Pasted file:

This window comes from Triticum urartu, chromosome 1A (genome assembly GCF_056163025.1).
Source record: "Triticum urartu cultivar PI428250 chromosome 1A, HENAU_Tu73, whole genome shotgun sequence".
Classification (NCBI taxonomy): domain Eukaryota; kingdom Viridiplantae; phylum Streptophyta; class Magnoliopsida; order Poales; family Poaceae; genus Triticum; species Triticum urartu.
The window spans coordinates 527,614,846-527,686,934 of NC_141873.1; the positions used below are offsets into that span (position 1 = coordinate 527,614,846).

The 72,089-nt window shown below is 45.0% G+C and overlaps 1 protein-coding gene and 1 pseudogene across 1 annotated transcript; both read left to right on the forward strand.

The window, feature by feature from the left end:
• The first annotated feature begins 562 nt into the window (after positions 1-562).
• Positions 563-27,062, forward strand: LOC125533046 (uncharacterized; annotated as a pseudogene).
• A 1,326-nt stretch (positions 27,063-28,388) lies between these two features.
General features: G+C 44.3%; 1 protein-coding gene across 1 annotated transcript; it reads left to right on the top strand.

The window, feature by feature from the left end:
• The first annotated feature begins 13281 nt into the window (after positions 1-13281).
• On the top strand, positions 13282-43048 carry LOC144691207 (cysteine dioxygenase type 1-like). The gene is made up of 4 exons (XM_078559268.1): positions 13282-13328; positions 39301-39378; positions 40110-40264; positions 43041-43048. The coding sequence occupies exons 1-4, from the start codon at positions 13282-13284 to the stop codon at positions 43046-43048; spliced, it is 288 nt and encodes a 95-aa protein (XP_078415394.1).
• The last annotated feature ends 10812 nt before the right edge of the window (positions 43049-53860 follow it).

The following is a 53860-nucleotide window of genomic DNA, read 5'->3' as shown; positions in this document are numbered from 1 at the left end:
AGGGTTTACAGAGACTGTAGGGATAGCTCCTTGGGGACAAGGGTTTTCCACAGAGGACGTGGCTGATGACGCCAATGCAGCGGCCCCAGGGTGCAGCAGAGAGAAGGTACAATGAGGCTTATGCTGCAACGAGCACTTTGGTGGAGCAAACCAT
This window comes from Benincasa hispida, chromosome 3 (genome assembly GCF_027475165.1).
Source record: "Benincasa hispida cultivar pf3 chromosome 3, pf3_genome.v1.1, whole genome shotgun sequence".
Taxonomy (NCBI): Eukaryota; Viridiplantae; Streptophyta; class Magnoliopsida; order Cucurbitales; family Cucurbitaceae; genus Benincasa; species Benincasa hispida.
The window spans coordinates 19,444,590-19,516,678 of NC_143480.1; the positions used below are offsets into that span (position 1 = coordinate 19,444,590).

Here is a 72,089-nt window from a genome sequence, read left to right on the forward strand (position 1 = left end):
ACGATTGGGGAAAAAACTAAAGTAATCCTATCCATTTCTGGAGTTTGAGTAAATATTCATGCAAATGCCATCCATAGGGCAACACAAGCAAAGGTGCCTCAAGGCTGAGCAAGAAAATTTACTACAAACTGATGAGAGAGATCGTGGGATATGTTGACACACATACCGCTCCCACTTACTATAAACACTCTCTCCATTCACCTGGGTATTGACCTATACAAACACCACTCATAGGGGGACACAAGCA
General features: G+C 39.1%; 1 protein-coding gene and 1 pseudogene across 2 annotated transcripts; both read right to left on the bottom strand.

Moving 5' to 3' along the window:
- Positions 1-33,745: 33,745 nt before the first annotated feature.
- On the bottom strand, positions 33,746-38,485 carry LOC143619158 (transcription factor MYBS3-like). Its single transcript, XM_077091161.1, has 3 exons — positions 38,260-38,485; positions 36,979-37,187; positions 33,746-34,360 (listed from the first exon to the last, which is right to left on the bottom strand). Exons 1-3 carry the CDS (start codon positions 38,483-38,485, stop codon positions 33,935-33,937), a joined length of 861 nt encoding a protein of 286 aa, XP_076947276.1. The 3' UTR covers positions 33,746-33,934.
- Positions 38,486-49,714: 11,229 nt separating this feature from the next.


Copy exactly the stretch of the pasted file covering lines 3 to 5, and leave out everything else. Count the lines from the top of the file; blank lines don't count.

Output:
Classification (NCBI taxonomy): domain Eukaryota; kingdom Viridiplantae; phylum Streptophyta; class Magnoliopsida; order Poales; family Poaceae; genus Triticum; species Triticum urartu.
The window spans coordinates 527,614,846-527,686,934 of NC_141873.1; the positions used below are offsets into that span (position 1 = coordinate 527,614,846).

The 72,089-nt window shown below is 45.0% G+C and overlaps 1 protein-coding gene and 1 pseudogene across 1 annotated transcript; both read left to right on the forward strand.